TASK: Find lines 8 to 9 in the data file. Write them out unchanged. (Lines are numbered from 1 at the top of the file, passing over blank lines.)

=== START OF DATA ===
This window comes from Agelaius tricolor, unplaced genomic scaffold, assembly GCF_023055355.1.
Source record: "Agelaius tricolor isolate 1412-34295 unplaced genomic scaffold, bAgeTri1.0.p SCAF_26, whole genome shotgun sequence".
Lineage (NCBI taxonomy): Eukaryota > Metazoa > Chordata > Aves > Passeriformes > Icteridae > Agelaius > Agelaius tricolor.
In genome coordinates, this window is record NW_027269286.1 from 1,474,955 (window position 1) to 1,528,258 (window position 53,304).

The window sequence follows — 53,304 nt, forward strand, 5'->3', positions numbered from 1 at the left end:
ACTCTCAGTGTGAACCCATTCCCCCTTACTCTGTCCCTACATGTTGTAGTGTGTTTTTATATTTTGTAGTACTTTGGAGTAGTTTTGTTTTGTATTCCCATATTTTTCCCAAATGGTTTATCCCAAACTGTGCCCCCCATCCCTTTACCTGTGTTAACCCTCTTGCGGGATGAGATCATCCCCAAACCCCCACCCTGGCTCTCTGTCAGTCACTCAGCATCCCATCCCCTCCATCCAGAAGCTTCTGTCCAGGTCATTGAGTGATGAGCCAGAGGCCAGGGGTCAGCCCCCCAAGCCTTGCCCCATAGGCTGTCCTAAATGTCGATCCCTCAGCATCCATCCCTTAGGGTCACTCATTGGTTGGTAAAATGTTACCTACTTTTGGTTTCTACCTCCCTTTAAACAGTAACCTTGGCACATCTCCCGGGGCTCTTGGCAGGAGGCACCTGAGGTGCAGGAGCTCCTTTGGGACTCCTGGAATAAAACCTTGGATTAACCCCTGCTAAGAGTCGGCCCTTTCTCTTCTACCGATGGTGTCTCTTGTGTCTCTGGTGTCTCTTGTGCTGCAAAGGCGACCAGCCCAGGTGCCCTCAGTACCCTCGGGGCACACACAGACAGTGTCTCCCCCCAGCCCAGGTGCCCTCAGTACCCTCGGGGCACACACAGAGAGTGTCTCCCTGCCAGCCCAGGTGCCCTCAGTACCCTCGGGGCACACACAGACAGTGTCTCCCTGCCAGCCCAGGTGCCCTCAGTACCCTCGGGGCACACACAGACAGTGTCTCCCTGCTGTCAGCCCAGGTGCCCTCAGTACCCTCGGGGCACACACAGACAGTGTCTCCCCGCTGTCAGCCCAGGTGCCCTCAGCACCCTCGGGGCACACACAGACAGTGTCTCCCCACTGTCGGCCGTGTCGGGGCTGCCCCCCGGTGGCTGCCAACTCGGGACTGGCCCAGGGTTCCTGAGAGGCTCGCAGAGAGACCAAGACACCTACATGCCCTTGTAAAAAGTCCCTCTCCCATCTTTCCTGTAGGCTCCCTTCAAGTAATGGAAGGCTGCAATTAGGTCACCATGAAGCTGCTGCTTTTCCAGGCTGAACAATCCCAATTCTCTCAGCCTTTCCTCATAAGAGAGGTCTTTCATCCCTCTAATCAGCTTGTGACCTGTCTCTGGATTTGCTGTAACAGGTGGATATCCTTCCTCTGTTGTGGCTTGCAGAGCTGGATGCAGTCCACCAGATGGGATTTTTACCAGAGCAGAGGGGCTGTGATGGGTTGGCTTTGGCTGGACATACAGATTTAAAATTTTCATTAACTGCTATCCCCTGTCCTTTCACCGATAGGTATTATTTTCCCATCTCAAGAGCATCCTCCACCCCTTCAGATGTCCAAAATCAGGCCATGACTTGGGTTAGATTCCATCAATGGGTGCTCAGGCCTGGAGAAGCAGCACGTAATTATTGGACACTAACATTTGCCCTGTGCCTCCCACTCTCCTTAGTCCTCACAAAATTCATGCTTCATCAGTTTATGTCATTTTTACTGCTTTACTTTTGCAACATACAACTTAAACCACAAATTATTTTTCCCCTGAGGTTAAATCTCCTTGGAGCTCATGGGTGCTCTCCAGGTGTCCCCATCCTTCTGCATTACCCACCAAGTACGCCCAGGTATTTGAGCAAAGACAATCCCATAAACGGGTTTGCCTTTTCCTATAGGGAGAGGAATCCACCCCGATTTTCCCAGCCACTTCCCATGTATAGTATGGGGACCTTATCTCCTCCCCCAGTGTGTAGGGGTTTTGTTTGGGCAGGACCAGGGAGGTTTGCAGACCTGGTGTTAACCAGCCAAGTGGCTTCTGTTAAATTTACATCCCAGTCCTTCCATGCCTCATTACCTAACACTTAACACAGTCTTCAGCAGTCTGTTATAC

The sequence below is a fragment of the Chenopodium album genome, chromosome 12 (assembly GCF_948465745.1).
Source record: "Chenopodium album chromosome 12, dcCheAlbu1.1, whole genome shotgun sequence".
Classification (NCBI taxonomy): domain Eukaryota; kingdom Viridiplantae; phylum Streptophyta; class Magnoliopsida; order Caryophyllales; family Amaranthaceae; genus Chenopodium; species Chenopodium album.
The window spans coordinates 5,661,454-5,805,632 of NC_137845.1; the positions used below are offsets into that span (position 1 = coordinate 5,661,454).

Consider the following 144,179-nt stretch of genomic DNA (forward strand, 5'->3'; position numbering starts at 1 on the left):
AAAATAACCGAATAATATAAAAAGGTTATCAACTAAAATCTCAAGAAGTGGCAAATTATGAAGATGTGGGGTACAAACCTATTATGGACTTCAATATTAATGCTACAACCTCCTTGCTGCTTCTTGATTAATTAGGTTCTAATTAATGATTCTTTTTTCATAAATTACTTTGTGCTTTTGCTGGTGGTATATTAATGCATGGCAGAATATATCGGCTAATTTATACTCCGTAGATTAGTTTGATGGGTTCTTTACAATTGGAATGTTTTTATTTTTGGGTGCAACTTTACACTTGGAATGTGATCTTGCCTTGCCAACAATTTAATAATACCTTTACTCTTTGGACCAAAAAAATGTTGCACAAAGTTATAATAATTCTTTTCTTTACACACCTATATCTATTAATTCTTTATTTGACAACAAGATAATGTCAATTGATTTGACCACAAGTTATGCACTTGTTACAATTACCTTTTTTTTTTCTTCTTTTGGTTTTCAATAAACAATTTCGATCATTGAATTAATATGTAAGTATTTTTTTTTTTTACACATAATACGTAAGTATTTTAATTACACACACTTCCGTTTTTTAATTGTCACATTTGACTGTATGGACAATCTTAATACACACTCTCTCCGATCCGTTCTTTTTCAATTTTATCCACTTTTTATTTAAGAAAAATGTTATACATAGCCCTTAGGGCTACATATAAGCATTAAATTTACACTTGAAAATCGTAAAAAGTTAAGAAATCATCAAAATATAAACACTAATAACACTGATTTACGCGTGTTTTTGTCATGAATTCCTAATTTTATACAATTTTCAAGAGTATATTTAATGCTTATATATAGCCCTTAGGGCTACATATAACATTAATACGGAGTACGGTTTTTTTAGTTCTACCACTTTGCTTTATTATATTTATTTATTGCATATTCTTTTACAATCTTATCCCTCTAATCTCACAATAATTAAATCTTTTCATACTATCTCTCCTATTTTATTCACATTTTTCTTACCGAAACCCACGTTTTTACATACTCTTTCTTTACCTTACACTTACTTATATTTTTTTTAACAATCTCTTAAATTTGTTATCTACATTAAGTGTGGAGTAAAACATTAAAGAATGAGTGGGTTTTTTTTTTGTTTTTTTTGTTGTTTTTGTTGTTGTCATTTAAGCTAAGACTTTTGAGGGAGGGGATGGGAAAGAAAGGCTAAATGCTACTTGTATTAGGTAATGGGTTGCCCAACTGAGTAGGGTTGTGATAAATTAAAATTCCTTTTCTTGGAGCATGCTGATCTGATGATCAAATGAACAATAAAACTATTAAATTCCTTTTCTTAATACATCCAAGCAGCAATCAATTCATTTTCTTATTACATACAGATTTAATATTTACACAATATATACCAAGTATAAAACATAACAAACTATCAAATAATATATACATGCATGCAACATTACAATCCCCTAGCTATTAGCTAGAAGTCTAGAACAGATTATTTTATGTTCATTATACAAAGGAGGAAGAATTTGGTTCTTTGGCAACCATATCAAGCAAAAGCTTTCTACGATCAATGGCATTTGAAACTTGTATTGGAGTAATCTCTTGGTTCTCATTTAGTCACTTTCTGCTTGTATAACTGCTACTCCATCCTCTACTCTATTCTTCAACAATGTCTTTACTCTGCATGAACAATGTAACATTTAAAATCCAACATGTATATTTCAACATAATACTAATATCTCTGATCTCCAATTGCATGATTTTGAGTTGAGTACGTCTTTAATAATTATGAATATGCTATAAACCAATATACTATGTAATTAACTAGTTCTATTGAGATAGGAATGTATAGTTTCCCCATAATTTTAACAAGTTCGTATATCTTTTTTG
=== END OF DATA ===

Source record: "Chenopodium album chromosome 12, dcCheAlbu1.1, whole genome shotgun sequence".
Classification (NCBI taxonomy): domain Eukaryota; kingdom Viridiplantae; phylum Streptophyta; class Magnoliopsida; order Caryophyllales; family Amaranthaceae; genus Chenopodium; species Chenopodium album.